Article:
Wednesday, June 1, 2016

Auckland Airport's Futuristic Dreams

You are flying to Asia. You drive, perhaps by driverless car, to Auckland Airport, parking at the new multi-storey car park connected to the terminal. You check your bags in at the car park.

You read that right. Car park check-in. It's all part of a 30-year, multi-million-dollar vision - including a new runway, a railway terminal and hotels which will see more planes, more travellers, more retail shops, restaurants and bars, giving the airport the presence of a sophisticated precinct.

There will be heavy emphasis on comfort, convenience and what business jargon labels "a seamless experience" for travellers, with the airport of the future uniquely Kiwi in design, architecture, food and drink and shopping.

Checking in at the car park, likely to be achieved by 2022, is just part of that seamlessness as the airport prepares to meet the next wave of growth in tourism to New Zealand and of Kiwis flying overseas for business or pleasure (up by 5 per cent this year, according to official statistics).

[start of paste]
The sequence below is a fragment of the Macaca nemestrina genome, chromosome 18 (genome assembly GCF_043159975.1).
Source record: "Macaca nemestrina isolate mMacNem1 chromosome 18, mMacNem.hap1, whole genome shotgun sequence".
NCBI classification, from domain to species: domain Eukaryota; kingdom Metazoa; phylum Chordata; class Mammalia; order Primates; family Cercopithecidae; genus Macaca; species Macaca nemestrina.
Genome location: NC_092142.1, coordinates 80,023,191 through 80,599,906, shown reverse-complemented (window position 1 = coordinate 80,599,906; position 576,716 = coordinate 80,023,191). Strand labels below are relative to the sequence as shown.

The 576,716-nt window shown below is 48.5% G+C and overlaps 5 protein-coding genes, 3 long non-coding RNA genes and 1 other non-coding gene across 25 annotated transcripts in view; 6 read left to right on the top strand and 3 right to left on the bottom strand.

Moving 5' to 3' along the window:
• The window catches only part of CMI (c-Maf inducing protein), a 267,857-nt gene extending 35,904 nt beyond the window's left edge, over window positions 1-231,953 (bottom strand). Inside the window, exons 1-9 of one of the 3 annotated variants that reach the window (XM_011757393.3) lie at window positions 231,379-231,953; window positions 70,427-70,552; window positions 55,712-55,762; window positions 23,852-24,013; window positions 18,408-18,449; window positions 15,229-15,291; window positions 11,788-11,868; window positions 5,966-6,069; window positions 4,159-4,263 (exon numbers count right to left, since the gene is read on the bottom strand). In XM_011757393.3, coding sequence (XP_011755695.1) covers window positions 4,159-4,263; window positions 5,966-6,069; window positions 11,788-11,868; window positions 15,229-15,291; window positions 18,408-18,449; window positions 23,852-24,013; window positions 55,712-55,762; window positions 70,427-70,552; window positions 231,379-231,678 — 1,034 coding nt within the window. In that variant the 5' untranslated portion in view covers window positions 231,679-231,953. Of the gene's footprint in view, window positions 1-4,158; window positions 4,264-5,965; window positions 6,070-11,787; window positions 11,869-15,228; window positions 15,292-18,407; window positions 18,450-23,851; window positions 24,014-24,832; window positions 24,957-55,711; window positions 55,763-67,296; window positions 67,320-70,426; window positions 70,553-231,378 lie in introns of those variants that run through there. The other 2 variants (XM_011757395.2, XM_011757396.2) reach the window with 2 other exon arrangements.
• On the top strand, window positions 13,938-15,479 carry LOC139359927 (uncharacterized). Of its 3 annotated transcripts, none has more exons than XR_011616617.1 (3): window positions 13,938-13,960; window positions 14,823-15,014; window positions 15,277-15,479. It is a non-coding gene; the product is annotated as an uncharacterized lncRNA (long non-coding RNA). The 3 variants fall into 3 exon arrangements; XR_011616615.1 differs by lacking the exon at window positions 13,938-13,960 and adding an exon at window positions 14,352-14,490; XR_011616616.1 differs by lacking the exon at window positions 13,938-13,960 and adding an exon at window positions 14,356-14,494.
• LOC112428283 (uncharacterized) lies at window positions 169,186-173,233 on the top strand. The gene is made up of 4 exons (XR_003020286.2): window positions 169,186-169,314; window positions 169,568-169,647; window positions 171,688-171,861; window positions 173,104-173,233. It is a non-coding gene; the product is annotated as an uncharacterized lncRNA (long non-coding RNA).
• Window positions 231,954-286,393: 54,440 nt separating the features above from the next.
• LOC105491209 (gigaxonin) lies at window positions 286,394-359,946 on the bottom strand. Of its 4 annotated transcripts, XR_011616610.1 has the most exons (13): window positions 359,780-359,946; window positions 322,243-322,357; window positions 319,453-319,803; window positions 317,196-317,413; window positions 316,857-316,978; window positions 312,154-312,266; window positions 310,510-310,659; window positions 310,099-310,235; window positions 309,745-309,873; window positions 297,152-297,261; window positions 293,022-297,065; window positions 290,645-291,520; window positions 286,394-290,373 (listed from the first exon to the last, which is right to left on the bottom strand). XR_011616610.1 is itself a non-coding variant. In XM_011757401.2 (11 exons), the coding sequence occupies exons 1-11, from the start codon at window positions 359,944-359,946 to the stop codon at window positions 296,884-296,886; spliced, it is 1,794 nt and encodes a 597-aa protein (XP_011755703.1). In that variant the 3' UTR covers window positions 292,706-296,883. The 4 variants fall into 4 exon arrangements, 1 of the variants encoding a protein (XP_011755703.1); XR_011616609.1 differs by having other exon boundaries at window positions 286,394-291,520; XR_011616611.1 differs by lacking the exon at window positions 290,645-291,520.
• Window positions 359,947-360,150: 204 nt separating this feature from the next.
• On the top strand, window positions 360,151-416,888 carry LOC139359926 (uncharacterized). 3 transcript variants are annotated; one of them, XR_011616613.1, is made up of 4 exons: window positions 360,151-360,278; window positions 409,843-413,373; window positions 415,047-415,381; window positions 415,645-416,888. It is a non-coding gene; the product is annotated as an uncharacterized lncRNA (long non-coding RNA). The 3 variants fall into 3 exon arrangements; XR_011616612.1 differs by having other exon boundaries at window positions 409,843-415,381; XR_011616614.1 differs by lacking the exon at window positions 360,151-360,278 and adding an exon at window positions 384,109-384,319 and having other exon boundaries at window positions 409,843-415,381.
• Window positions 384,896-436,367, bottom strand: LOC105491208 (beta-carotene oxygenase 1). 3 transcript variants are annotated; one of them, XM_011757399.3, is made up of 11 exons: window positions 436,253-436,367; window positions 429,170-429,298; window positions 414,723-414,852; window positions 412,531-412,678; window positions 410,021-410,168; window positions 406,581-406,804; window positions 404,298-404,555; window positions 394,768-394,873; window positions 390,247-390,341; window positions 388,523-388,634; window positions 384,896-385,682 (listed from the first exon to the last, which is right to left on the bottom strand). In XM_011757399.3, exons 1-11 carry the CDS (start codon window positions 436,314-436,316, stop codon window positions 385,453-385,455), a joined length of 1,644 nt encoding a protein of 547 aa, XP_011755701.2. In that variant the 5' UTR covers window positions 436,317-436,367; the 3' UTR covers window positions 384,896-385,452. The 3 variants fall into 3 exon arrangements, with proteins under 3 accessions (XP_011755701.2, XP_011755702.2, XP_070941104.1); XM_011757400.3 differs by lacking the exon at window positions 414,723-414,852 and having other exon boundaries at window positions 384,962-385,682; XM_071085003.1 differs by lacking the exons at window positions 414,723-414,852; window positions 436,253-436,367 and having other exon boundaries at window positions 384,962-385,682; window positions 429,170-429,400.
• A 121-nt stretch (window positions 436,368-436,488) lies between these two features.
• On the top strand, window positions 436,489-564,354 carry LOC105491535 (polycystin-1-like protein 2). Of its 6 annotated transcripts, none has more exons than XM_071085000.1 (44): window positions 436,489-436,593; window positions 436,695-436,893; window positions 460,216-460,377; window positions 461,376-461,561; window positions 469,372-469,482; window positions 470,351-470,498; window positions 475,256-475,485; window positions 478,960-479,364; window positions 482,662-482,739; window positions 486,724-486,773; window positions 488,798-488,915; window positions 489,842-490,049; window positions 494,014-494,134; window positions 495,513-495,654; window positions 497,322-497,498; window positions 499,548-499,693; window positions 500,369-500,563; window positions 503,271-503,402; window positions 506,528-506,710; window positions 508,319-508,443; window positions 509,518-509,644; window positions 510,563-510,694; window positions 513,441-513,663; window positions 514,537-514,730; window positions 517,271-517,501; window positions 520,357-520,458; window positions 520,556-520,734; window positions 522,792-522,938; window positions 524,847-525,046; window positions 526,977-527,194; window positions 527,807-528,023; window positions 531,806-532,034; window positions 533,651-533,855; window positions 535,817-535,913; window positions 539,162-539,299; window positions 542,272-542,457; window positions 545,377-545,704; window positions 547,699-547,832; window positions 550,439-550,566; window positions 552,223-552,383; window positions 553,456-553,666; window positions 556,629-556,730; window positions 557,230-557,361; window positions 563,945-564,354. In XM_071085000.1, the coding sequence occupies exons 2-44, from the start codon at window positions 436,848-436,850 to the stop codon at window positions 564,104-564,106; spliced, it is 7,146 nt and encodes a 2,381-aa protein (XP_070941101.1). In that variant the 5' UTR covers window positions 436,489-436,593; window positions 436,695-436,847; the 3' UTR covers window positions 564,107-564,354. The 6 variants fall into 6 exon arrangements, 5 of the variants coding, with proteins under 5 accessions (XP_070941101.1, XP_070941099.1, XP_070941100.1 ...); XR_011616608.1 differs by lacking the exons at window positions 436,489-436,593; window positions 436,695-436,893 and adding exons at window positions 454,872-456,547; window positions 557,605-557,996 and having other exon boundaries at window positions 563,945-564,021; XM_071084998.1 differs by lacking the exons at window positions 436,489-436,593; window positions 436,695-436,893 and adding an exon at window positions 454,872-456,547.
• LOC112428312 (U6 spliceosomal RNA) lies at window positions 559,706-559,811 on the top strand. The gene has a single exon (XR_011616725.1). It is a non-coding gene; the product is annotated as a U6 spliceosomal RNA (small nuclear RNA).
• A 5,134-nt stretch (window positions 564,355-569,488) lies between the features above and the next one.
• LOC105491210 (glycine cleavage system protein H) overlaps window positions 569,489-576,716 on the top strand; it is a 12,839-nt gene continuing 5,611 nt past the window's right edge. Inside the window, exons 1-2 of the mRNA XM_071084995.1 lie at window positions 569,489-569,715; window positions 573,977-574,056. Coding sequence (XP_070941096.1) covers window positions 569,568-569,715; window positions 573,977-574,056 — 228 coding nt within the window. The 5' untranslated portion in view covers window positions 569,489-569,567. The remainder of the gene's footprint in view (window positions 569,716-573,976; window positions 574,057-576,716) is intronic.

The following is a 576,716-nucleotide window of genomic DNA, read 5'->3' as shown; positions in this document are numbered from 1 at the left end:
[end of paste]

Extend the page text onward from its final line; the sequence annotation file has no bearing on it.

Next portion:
Tourism, already overtaking dairy as our biggest industry with more than 3 million visitors and a spend now surpassing $10 billion, is poised to get even bigger, as Graham Matthews, general manager Airport Development & Delivery, illustrates: "We are currently handling just over 17 million trips a year, counting all arrivals and departures. By 2040, that will have grown to well over 40
million.  About 75 per cent of all trips into New Zealand come through Auckland.

"We might hit 25 million trips by 2025 - potentially sooner, given we are currently looking at around 8 per cent growth for this year. Furthermore, research shows that by 2030 almost 80 per cent of the world's middle classes - including the growing middle classes in China, India and South America - will be one plane trip away from New Zealand."

"That's a huge opportunity for New Zealand tourism. That's why Auckland airport has been working in with Tourism New Zealand and airlines on a travel, trade and tourism partnership which has encouraged a lot more airlines to fly here."

Matthews says future possibilities can be seen by looking at Ireland: "the same sort of land mass as us, an island like us, the same sort of population but four times the number of visitors, managed well and sustainably so the product doesn't get ruined."

The first phase of Auckland Airport's expansion is already under way: "It's the first of the building blocks over the next 18 months; it'll see our international emigration expanded, further streamlining customers' passage through security, with more retail shops and new seating areas.